By Allison Klein and Nikita Stewart
Washington Post Staff Writers
Friday, June 6, 2008
When D.C. police begin stopping cars at a "checkpoint" this weekend in the Trinidad neighborhood, they will record all license plate numbers, verify residents' addresses and ask others for phone numbers of those they are visiting, according to a directive issued by Chief Cathy L. Lanier.
Lanier, who has been working on the "neighborhood safety zone" program for two months, said the checkpoints can expand to any neighborhood in response to violent crime. Police said it is a tool they plan to use to increase visibility, make arrests and gather intelligence.
Lanier's directive also says that anyone who does not give a reason for entering a designated safety zone may be turned away, said law enforcement sources who declined to speak on the record because they were not authorized to release the directive. "Legitimate" purposes to be in the area include going to a doctor, church or community event or visiting friends or relatives, officials said. Individuals can show a flier for an event to gain entrance, for example.
Tomorrow's checkpoint will be in the 1400 block of Montello Avenue NE.
Critics have questioned the program's effectiveness and lawfulness, and some police officers have quietly expressed reservations about conducting the stops.
American Civil Liberties Union leaders said they will observe the checkpoint Saturday and talk to motorists. Johnny Barnes, executive director of the ACLU's Washington office, said he will be there with an eye toward possible legal action.
"They seem so willing to cast aside cherished constitutional rights for quick fixes and lazy law enforcement," Barnes said.
But Lanier said the plan has passed muster with other top law enforcement officials in the District -- it was vetted by the U.S. attorney's office, and Interim Attorney General Peter J. Nickles said his office also approved the program.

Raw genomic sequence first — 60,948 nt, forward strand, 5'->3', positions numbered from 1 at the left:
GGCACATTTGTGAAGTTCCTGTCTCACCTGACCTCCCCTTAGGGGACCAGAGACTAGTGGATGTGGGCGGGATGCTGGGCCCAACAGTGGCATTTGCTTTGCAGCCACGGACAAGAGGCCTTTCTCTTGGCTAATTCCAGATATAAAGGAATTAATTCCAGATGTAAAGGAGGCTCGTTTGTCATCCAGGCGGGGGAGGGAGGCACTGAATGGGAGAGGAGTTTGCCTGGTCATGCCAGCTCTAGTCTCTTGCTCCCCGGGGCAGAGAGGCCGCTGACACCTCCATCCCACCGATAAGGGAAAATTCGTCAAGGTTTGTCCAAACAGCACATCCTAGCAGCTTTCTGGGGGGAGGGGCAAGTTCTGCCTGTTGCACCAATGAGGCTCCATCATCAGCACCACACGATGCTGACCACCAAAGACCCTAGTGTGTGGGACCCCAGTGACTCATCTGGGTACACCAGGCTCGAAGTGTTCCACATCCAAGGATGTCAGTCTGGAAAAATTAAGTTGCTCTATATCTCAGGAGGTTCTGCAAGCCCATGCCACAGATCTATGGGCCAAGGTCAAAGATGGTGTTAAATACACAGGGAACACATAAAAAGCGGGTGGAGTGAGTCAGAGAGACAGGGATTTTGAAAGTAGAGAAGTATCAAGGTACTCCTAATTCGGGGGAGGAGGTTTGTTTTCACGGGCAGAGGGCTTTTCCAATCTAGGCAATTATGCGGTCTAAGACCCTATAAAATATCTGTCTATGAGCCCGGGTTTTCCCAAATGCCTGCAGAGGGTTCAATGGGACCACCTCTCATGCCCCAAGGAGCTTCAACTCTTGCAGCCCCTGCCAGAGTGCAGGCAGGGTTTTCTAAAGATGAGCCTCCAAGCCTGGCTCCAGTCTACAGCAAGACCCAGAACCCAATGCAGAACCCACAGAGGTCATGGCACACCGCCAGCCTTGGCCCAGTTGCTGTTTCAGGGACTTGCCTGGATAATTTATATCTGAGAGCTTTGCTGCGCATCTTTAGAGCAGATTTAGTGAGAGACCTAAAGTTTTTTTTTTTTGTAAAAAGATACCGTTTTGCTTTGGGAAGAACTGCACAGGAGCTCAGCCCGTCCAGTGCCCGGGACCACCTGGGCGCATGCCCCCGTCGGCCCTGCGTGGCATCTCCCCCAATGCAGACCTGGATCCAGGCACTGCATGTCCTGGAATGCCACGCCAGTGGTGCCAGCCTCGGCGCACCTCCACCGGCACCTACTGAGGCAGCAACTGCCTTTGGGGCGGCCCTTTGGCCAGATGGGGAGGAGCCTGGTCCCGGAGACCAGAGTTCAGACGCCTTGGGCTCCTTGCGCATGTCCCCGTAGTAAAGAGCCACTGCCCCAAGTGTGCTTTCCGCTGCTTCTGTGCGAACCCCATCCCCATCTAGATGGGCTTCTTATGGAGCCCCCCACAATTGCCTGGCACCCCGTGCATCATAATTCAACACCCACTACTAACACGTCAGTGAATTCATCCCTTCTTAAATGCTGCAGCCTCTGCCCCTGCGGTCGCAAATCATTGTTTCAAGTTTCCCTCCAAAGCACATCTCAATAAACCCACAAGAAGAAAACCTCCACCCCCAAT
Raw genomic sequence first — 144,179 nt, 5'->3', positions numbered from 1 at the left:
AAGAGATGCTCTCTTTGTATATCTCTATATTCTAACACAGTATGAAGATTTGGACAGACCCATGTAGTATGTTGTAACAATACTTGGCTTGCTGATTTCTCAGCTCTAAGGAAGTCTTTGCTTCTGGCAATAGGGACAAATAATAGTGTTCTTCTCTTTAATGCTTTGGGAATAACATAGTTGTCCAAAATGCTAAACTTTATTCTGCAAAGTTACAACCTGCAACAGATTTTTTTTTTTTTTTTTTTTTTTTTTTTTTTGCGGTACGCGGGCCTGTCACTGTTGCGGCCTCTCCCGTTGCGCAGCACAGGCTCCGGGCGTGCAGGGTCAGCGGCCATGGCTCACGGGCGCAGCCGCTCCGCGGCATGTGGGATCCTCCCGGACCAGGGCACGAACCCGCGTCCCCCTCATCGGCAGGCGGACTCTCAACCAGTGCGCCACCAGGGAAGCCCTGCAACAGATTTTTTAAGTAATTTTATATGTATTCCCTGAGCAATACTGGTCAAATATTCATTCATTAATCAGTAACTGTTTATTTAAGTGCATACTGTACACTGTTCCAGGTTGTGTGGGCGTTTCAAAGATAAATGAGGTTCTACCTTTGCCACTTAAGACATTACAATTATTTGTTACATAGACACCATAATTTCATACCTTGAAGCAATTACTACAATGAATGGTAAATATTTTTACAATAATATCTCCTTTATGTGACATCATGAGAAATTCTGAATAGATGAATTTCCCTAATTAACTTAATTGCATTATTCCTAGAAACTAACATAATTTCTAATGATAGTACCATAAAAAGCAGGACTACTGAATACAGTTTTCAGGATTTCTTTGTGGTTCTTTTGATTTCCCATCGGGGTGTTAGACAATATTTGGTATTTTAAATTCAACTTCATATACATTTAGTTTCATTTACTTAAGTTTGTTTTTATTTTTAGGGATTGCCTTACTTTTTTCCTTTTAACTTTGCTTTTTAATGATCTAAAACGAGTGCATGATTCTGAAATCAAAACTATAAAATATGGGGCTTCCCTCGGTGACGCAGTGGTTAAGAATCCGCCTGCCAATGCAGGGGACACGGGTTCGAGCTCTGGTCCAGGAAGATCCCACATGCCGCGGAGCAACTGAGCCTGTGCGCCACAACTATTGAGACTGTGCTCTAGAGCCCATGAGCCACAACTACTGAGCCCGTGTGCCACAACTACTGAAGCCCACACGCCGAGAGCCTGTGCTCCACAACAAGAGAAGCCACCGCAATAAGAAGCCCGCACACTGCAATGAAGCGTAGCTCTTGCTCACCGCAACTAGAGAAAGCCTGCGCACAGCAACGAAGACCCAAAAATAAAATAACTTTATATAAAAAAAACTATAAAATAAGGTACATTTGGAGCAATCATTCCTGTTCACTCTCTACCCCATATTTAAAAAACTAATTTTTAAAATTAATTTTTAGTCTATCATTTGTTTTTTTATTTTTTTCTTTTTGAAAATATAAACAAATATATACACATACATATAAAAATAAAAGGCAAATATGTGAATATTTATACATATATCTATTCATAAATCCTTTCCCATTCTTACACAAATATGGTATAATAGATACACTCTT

Officers will begin training today on the checkpoints. They will be taught, for example, that pedestrians are not subject to screening.
Motorists who resist will be arrested for failure to obey an officer. The department will keep the collected information.
The police tactic was announced this week and is aimed at keeping criminals away from a neighborhood recently besieged by gunfire. The 5th Police District, which includes Trinidad, has had 22 killings this year, one more than all of last year.
Checkpoints could be set up in other communities if they are requested by patrol commanders and approved by Lanier. The department also may set up several checkpoints in a neighborhood.
Some pointed out that there are many ways in and out of Trinidad, which could render the program ineffective. Lamar Greene, the 5th District commander, said, however, that the checkpoint will be combined with increased street patrols and deployment of specialty units.
Police will search cars if they suspect the presence of guns or drugs. The enforcement will occur at random hours and last for five days, with the option of extending it to 10.
D.C. Council members are skeptical of the plan. Phil Mendelson (D-At Large), chairman of the Committee on Public Safety and the Judiciary, said yesterday that he plans to hold a public hearing on the issue.
Marion Barry (D-Ward 8) said the initiative appears haphazard and could put officers in danger. He called on Mayor Adrian M. Fenty (D) to develop a comprehensive crime-fighting plan. "It's clear that all of us are concerned about violence and murder, but the mayor has no overall strategy," he said.
"Do you think . . . murderers are going to tell police they are there to kill somebody?" Barry asked.
Council Chairman Vincent C. Gray (D) said the plan could be viewed as an infringement on civil liberties. "It's an extraordinary measure, but it's likely to raise some constitutional questions," Gray said.
Council member Mary M. Cheh (D-Ward 3), a law professor at George Washington University, said the police department is establishing a distressing pattern. She cited its recent plans to arm patrol officers with AR-15 semiautomatic weapons and another plan to ask residents to submit to voluntary searches of their homes for illegal guns.
"They seem to lack . . . an ordinary sense of commonly protected rights," Cheh said. "I assume they are acting out of good motivation, but they really have to look into the methods. It's really outrageous."
But Jim Graham (D-Ward 1) was supportive of the plan. "I commend the chief because she is doing her very best to come up with innovative ways to help resolve" the crisis, he said.